Poverty Blamed For Increase In Child Neglect

Nine out of 10 teachers, police officers and social workers come into contact with children they suspect are being neglected - but 40% feel powerless to intervene, blaming a lack of resources.

A report by Action for Children also reveals that members of the public who would like to see more support when reporting such concerns has almost doubled in three years to 44%.

The charity's Helen Donohoe told Sky News: "The reason 40% feel powerless to intervene is is not because they don't want to do something or because they don't know what to do, it's because they don't have the resources or, just as importantly, the right resources in the right place to take action early.

"In many ways they feel problems have to be far worse before they can take action, they feel they don't have the resources to do something early because they are so stretched into other areas of more extreme and immediate need."  

The study found that a third of the public who had concerns about a child did not tell anyone - mainly because they did not think they had enough evidence - while 15% were worried of repercussions.

Some 14% of professionals have reported a rise in suspected child neglect over the past year and of these, nearly three-quarters believed a deterioration in parenting skills was a contributing factor to the increase.

Two-thirds believed greater poverty was to blame and more than half blamed family breakdowns.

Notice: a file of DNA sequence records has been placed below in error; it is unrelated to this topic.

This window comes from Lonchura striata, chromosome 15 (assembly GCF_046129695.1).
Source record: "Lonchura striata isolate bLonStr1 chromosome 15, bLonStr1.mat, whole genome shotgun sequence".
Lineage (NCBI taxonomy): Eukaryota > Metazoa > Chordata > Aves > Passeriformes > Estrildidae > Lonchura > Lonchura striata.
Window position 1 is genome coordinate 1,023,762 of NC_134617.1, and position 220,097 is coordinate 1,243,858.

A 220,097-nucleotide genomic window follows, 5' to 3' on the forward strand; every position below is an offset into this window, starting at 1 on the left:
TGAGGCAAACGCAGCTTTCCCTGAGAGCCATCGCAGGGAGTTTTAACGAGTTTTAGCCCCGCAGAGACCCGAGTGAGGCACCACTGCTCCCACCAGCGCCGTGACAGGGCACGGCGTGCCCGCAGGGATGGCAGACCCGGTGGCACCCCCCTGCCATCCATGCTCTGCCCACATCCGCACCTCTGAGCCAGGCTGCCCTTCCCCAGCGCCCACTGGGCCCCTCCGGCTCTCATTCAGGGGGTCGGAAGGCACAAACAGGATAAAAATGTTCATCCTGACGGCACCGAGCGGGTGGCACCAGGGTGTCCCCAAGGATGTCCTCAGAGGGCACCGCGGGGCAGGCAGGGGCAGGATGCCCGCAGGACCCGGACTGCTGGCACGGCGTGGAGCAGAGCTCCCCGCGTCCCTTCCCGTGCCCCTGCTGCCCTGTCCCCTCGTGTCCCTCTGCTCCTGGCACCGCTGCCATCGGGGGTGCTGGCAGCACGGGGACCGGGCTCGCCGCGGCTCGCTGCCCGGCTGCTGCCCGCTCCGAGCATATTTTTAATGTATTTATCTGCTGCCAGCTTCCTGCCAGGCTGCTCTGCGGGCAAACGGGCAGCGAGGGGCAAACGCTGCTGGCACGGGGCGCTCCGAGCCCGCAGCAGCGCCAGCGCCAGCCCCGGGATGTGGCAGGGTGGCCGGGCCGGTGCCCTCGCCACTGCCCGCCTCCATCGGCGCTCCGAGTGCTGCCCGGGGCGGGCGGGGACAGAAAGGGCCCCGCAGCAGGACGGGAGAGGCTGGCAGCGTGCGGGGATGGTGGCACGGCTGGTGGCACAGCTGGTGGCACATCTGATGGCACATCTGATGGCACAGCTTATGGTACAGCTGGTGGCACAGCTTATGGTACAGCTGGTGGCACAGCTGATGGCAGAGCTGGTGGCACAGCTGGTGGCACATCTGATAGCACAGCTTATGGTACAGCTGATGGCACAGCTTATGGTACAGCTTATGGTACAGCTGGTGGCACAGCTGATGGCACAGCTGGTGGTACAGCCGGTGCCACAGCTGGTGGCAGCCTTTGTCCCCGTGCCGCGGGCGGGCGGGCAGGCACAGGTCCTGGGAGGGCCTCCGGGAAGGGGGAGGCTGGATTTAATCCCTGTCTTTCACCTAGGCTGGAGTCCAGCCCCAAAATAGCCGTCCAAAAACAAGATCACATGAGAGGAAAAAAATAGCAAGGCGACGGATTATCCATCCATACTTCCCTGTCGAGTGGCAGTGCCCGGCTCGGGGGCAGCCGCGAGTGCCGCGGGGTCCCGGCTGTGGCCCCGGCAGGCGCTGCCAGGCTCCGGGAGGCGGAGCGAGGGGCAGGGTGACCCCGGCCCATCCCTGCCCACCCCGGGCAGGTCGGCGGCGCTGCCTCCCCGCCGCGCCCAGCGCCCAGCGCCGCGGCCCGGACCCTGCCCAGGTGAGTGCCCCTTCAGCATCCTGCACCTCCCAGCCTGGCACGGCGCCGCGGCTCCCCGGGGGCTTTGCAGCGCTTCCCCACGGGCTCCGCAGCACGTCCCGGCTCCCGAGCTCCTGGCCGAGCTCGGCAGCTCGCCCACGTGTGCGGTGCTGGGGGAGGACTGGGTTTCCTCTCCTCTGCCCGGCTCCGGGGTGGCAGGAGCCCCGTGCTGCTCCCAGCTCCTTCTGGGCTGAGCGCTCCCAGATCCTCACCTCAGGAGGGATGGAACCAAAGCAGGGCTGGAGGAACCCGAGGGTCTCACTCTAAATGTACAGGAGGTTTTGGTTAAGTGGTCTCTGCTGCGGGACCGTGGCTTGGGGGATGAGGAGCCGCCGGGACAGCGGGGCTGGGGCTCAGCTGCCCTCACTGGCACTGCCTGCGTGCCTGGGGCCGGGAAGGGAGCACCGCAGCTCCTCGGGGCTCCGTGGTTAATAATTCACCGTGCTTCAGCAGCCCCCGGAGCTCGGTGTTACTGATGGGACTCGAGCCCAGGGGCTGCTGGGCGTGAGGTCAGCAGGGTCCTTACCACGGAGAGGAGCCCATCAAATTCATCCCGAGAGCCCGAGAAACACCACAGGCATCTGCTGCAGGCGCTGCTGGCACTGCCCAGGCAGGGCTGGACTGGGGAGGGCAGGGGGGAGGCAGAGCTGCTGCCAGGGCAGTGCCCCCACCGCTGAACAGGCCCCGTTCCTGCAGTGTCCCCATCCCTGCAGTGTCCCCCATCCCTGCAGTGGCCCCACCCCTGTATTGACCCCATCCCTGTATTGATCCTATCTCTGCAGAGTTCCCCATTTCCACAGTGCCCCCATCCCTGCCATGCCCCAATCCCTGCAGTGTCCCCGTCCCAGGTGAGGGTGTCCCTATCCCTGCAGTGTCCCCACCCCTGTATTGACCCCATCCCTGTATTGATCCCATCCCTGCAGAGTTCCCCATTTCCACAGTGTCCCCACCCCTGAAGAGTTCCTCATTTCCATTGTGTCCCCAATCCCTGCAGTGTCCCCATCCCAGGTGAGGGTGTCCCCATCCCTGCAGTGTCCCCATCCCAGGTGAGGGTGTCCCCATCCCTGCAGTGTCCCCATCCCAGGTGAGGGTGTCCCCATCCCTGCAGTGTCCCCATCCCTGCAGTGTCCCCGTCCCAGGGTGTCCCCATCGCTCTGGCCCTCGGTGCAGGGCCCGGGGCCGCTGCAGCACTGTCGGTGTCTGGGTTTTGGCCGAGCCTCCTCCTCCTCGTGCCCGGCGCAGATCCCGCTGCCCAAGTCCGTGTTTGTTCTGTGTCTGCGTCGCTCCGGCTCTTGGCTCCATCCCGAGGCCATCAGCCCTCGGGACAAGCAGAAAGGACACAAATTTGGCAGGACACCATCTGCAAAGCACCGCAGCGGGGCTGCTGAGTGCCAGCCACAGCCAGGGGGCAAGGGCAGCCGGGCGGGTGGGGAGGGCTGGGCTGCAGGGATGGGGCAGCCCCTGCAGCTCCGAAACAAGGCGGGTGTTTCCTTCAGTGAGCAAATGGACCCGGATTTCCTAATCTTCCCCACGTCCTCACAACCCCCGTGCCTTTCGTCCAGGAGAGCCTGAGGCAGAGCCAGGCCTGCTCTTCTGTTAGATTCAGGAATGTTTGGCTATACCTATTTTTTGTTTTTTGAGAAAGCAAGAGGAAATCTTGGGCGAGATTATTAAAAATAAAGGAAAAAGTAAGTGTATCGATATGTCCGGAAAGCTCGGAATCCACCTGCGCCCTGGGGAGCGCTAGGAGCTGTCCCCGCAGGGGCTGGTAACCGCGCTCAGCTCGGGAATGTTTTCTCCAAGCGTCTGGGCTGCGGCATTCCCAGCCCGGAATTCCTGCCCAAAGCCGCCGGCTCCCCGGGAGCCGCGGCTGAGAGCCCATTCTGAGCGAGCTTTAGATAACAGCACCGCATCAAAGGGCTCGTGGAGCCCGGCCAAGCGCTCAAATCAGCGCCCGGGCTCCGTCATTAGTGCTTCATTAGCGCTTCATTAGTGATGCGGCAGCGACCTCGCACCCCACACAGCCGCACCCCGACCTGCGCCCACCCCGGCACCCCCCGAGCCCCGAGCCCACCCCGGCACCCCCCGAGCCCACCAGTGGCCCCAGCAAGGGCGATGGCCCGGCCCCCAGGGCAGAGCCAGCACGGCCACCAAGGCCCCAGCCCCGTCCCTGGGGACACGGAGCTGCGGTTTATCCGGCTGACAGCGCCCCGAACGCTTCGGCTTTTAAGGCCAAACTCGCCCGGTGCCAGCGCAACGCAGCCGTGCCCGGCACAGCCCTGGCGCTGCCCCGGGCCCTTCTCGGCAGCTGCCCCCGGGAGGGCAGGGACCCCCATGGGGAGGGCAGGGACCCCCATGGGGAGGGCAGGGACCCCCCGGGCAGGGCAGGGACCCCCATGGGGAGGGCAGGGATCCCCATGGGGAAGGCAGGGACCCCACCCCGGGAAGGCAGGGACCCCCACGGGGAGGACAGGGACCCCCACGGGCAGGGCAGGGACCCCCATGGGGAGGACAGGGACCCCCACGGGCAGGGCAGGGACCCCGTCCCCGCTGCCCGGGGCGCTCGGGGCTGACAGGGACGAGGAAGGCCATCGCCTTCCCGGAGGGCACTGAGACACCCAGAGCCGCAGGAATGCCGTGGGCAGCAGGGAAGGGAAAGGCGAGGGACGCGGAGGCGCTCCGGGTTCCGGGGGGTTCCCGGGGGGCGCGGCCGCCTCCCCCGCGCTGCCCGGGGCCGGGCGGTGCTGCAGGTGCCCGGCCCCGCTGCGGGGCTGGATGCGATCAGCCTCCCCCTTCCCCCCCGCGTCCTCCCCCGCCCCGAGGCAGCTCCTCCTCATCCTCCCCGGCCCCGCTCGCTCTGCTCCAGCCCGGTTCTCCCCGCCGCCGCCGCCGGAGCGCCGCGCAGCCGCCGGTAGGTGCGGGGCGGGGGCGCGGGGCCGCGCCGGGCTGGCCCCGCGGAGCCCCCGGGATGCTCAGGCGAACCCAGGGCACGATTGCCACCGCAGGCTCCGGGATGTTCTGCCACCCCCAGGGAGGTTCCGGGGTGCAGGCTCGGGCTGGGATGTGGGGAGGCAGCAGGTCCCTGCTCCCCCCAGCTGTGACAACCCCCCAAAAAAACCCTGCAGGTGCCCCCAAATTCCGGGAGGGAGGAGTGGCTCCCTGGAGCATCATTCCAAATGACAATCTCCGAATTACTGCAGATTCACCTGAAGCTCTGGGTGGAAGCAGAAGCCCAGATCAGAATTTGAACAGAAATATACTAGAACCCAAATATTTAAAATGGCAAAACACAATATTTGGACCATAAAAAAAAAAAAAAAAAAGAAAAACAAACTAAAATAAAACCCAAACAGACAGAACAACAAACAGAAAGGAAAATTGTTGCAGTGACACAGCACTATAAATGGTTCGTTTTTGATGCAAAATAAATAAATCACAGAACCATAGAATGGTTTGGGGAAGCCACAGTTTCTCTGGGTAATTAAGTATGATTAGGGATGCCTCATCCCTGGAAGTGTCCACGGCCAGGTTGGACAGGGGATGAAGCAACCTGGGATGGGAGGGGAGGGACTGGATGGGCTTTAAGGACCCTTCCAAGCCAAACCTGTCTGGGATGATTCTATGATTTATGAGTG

The report is one of the most comprehensive reviews into child neglect; the second in an annual series by the University of Stirling. Six thousand members of the public, a range of professionals and 27 local authorities took part in the research.

Dame Clare Tickell, the charity's chief executive, said: "It is of grave concern that one in every 10 children could be suffering neglect.

"We know that early help has the potential to transform the lives of children and families, yet today's report tells us that the public aren't being given the know-how they need and professionals' best efforts are being hindered by stretched budgets and a lack of resources."

Action for Children wants the Government to introduce a website with a post code function to enable the public to seek the most appropriate help at the earliest opportunity for children they are worried about.

The charity is also asking the Government to meet its commitment to putting measures in place to support professionals to make decisions whether and when to intervene.

Shadow minister for children and young people, Lisa Nandy said: "It's shocking that so many more children are facing neglect and ill-treatment than this time last year. This report should act as a wake-up call."